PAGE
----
ICCA2018 panel on pain in interaction

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Type Conference
Categoryies (tags) Uncategorized
Dates 2018/07/11 - 2018/07/15
Link http://icca2018.org
Address Loughborough University, UK
Geolocation 52° 46' 9", -1° 13' 29"
Abstract due 2017/09/15
Submission deadline 2017/09/30
Final version due
Notification date
Tweet CFP: ICCA 2018 panel on pain in interaction, DL: 15th Sept to organizers, 30th Sept abstract due
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CFP: ICCA2018 panel on pain in interaction:


Ruth Parry, Amanda McArthur and Laura Jenkins are organizing a panel on Pain in Interaction for the ICCA conference, to be held in Loughborough July 11-15th, 2018. Please find the panel abstract below. If you’re interested in contributing, please get in touch with Laura (laura.jenkins@nottingham.ac.uk) or Amanda (ammcarth@ucla.edu) by September 15th.

This panel aims to bring together conversation analytic research on pain in interaction. In extensive literature outside of conversation analysis, pain has been conceptualized primarily as an internal experience – physiological, neurophysiological, psychological and so on. But as conversation analysts and their predecessors have shown, our internal worlds – including physical and emotional sensations – are rendered social the moment they’re displayed or described, and that sociality shapes how we express them and how others respond to them.

Existing conversation analytic research on pain has followed two predominant lines of inquiry. One set of studies focuses on pain as a display (e.g. a pain cry or assertion), which is embedded in the sequential and social organization of the ongoing activity (Heath 1989), can be co-constructed (Jenkins 2015), and can be used as an interactional resource to accomplish something else, like refusing to eat or convincing a child to eat (Jenkins & Hepburn 2015), sequentially organizing interactions with infants (Berducci 2016), and informing the doctor that something hurts during a physical exam when the doctor hasn’t asked (McArthur forthcoming). A second set of studies focuses on pain as a topic of talk, and the resources participants use to elicit or promote others’ or their own characterizations of pain sensations (Clemente, Lee & Heritage 2008; Clemente 2009; Jenkins 2015).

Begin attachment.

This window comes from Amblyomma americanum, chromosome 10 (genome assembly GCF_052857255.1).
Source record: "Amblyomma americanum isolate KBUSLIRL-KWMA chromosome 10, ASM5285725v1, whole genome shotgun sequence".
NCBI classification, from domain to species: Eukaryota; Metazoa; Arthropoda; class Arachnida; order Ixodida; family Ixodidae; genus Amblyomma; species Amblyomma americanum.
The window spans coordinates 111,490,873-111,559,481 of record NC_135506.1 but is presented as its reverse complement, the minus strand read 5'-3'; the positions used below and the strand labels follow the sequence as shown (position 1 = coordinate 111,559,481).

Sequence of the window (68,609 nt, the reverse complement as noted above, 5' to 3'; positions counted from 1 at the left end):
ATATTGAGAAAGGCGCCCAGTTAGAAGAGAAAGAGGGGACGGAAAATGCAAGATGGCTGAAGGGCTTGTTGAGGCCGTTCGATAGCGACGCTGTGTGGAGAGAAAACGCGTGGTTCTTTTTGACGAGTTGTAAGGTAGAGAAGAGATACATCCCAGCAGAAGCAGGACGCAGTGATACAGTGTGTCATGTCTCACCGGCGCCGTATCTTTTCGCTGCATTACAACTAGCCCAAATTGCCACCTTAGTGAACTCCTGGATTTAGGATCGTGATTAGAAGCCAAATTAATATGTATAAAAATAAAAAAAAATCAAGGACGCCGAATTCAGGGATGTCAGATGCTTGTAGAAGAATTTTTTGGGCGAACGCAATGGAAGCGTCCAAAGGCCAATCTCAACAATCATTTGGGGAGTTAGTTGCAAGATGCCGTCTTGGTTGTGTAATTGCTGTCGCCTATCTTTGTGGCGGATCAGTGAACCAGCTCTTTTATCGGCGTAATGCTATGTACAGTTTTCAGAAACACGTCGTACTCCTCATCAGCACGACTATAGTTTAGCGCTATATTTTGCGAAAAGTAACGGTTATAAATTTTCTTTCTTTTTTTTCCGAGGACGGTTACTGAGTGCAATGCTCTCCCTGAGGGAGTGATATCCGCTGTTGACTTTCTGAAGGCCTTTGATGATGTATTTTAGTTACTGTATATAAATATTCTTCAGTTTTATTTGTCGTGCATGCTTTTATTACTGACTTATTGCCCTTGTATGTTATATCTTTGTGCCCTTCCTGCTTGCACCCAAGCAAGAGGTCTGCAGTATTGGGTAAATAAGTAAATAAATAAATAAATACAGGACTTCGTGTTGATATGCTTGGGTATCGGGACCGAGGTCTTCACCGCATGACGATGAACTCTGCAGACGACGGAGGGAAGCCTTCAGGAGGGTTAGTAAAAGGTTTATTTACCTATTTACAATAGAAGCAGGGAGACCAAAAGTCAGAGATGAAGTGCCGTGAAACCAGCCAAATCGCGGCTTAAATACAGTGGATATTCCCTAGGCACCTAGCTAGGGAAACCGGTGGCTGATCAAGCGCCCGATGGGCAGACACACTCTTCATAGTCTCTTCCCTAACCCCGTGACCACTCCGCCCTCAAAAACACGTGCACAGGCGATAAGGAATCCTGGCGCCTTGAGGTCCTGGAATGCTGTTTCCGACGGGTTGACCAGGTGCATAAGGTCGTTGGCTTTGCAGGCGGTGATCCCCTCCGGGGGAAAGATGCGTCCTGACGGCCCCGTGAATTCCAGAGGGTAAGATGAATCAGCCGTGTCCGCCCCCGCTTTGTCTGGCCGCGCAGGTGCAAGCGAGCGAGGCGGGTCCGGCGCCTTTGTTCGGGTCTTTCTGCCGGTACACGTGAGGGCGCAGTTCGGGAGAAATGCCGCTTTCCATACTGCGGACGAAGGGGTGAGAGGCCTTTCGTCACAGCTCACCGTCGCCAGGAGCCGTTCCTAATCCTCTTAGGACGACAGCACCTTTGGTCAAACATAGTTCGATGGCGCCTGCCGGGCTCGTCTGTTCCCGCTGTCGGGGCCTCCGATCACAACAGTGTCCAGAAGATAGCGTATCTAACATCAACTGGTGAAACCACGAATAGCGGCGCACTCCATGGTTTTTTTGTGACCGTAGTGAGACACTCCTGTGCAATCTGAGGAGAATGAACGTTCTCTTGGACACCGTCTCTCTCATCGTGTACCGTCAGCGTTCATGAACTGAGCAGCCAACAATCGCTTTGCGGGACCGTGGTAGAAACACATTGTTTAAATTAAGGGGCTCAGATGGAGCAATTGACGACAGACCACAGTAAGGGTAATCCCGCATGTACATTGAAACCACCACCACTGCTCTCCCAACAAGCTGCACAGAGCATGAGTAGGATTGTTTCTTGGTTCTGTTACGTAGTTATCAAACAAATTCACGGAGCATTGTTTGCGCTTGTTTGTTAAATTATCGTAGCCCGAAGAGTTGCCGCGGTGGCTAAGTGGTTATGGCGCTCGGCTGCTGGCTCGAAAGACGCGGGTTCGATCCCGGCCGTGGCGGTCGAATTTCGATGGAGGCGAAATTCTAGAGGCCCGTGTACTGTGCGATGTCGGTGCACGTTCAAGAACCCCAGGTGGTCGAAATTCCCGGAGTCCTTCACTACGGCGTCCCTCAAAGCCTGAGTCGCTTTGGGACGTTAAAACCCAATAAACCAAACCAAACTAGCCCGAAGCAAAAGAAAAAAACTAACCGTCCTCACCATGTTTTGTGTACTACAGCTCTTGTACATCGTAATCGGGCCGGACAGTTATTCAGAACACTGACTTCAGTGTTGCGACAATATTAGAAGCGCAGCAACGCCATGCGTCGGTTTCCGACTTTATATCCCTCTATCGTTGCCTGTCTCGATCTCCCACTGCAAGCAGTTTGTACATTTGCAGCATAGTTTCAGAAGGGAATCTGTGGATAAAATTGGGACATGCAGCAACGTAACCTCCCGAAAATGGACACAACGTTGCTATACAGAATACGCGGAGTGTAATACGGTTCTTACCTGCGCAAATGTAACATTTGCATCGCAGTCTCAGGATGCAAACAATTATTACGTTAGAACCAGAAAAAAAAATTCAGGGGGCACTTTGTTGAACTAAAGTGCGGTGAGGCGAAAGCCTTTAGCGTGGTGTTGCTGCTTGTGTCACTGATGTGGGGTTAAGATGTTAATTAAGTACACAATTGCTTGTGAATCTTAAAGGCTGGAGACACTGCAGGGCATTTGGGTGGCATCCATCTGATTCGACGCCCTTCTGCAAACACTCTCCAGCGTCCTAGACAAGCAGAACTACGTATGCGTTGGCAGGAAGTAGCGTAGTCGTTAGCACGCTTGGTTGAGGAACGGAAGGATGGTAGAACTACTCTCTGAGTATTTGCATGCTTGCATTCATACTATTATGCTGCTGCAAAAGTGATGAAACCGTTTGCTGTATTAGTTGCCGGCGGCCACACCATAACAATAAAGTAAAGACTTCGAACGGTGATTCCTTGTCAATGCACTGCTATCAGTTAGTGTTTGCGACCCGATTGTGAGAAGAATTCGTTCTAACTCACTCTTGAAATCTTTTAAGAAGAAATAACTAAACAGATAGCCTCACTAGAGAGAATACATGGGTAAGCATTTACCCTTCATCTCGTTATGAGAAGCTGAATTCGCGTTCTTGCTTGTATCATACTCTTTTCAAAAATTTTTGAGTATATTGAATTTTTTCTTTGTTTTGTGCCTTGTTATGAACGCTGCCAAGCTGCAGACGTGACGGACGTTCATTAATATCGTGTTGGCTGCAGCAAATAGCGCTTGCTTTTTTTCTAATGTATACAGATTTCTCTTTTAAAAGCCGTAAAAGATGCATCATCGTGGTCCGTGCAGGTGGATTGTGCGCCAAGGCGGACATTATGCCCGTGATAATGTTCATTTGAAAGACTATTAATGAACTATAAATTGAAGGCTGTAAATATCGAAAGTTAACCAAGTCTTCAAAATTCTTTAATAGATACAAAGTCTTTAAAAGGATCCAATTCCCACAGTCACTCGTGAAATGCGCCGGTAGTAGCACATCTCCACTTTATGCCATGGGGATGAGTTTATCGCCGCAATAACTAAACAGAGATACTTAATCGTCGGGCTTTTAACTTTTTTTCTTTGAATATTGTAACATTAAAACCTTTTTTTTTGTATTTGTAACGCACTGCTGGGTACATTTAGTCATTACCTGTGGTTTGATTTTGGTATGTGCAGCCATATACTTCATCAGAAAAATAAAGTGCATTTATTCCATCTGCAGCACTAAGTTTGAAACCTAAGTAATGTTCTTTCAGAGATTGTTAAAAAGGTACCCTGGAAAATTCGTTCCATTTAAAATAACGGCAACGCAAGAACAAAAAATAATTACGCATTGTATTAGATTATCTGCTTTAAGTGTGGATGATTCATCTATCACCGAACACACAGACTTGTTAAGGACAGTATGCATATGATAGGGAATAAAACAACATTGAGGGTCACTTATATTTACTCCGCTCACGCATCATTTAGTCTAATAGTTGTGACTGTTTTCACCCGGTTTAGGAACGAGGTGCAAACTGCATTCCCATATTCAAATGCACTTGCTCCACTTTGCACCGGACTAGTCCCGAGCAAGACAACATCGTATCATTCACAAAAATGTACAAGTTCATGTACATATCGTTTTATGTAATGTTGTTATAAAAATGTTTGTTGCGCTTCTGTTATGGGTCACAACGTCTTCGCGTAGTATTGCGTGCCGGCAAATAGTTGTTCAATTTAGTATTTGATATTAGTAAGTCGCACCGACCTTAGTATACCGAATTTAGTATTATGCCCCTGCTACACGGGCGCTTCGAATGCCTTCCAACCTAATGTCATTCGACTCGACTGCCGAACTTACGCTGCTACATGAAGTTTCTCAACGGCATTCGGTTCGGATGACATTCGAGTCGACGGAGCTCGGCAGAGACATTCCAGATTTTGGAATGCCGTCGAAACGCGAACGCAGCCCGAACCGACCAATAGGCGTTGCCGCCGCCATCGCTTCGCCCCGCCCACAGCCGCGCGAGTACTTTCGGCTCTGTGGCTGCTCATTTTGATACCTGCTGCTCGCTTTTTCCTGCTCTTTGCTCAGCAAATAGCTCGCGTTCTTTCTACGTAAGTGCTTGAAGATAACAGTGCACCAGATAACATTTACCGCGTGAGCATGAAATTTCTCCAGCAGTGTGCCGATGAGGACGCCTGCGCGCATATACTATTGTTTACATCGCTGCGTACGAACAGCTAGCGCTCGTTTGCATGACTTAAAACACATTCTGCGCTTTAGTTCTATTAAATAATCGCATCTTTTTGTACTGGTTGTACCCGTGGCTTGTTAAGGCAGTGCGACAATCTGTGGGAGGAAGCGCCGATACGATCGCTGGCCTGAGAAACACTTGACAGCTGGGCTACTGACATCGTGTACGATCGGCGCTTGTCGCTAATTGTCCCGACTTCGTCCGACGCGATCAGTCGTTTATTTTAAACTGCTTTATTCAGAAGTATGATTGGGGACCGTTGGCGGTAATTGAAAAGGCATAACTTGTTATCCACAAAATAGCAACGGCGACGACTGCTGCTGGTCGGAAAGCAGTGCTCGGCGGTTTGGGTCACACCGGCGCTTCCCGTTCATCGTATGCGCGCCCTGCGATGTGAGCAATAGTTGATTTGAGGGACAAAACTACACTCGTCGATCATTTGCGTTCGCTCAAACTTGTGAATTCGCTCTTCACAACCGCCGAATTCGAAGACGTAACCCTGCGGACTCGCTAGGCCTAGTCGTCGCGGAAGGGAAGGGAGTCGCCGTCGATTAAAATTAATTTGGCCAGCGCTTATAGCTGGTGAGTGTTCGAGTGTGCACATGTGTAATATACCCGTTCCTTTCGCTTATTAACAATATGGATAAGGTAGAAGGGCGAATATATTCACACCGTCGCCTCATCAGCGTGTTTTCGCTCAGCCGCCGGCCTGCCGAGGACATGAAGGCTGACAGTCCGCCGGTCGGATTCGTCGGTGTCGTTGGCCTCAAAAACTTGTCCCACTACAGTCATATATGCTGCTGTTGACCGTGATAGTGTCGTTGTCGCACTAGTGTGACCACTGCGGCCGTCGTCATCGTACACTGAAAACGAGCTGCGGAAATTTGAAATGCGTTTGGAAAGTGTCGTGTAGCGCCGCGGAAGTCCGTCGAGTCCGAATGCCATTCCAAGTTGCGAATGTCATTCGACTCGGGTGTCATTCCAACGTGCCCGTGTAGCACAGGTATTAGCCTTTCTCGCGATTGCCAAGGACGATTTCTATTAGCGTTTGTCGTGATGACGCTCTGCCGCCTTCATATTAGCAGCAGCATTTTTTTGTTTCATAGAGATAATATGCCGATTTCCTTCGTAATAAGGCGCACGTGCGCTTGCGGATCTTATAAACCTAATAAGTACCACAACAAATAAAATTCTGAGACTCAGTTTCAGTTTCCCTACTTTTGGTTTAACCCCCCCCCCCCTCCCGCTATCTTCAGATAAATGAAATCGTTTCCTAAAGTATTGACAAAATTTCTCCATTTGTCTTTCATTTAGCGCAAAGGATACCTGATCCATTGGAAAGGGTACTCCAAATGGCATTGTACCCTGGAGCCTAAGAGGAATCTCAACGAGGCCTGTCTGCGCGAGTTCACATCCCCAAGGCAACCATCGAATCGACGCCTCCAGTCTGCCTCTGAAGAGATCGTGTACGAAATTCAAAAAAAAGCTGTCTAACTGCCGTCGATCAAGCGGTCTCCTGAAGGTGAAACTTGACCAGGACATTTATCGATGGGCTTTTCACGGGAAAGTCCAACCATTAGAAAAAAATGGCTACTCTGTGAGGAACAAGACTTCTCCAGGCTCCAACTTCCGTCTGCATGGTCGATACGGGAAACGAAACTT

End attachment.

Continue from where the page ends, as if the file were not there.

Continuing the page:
A central theme in these studies is that, when an individual’s pain emerges or is elicited in interaction, the ways participants treat or deal with that pain – and the way it was displayed or described in the first place – are shaped by features of the local context, i.e. the setting, the overarching activity and its goals, and participants’ domains of expertise and rights to know and report on bodily sensations. This panel seeks contributions that broadly explore this theme or propose others, and which follow either line of inquiry described above in any institutional or everyday setting. Our panel aims to bring together the small but growing number of CA studies on pain in interaction, and put them in dialogue with one another to generate ideas about what kinds of practices cut across them, and what the study of pain can tell us about social interaction more generally.


  • Berducci, D. F. (2016). Infants' pain cries: Natural resources for co-creating a proto-interaction order. Theory & Psychology, 26(4), 438–458.
  • Clemente, I. (2009). Progressivity and participation: Children's management of parental assistance in paediatric chronic pain encounters. Sociology of Health & Illness, 31(6), 872–888.
  • Clemente, I., Lee, S.-H., & Heritage, J. (2008). Children in chronic pain: Promoting pediatric patients' symptom accounts in tertiary care. Social Science & Medicine, 66(6), 1418–1428.
  • Heath, C. (1989). Pain talk: The expression of suffering in the medical consultation. Social Psychology Quarterly, 52(2), 113–125.
  • Jenkins, L. (2015). Negotiating pain: The joint construction of a child's bodily sensations. Sociology of Health & Illness, 37(2), 298–311.
  • Jenkins, L., & Hepburn, A. (2015). Children's sensations as interactional phenomena: A conversation analysis of children's expressions of pain and discomfort. Qualitative Research in Psychology, 00, 1–20.
  • McArthur, A. (forthcoming). Getting pain on the table in primary care physical exams.